Consumers, businesses and universities looking to cut transportation costs are ditching car ownership for car sharing.
Several new companies have popped up in the past year, as car sharing has become more mainstream, heating up competition with current market leader Zipcar, which has some 350,000 members.
Between 2007 and 2008, car sharing membership increased 51.5 percent in the United States, according to Susan Shaheen, researcher and co-director of the Transportation Sustainability Research Center at the University of California, Berkeley.
“It’s still growing,” Shaheen added, “I don’t see this slowing down.”
New entrants to the field include car rental companies Hertz and Enterprise; and more recently from automaker Daimler.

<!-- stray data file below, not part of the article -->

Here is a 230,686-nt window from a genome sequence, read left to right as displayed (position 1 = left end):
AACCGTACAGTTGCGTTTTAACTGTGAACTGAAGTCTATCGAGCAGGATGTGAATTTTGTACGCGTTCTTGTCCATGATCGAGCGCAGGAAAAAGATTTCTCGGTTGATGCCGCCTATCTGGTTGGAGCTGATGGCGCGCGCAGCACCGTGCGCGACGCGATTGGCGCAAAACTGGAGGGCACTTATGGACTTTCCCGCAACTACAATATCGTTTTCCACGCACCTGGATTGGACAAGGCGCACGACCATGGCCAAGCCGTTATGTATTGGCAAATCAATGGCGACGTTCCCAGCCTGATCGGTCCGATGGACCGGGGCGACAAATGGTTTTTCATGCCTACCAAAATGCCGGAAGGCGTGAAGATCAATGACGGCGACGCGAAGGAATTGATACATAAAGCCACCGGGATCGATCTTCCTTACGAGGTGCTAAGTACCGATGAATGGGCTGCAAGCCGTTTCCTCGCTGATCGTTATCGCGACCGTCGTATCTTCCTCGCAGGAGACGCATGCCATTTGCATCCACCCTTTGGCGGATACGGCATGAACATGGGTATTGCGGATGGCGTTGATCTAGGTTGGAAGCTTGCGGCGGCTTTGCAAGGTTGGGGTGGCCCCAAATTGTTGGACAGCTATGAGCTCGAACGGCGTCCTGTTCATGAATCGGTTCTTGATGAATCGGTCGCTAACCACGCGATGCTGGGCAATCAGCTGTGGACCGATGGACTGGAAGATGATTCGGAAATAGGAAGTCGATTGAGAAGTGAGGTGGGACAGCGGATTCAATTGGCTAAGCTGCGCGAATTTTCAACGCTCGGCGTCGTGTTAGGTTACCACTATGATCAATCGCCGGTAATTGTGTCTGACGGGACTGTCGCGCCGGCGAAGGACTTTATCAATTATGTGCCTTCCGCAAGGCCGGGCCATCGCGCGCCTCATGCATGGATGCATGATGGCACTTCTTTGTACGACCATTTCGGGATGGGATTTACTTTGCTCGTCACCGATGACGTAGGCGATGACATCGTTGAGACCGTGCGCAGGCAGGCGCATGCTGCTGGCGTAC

"It’s another validation of what we’ve been saying for a while," says Scott Griffith, chairman and CEO of Zipcar. "We’ve been seeing the growth of this category and that is what's driving these new entrants."
Car sharing gives consumers access to a car whenever they want without having to deal with the responsibility of owning or renting one. Most services are found in larger cities, where most residents use public transportation.
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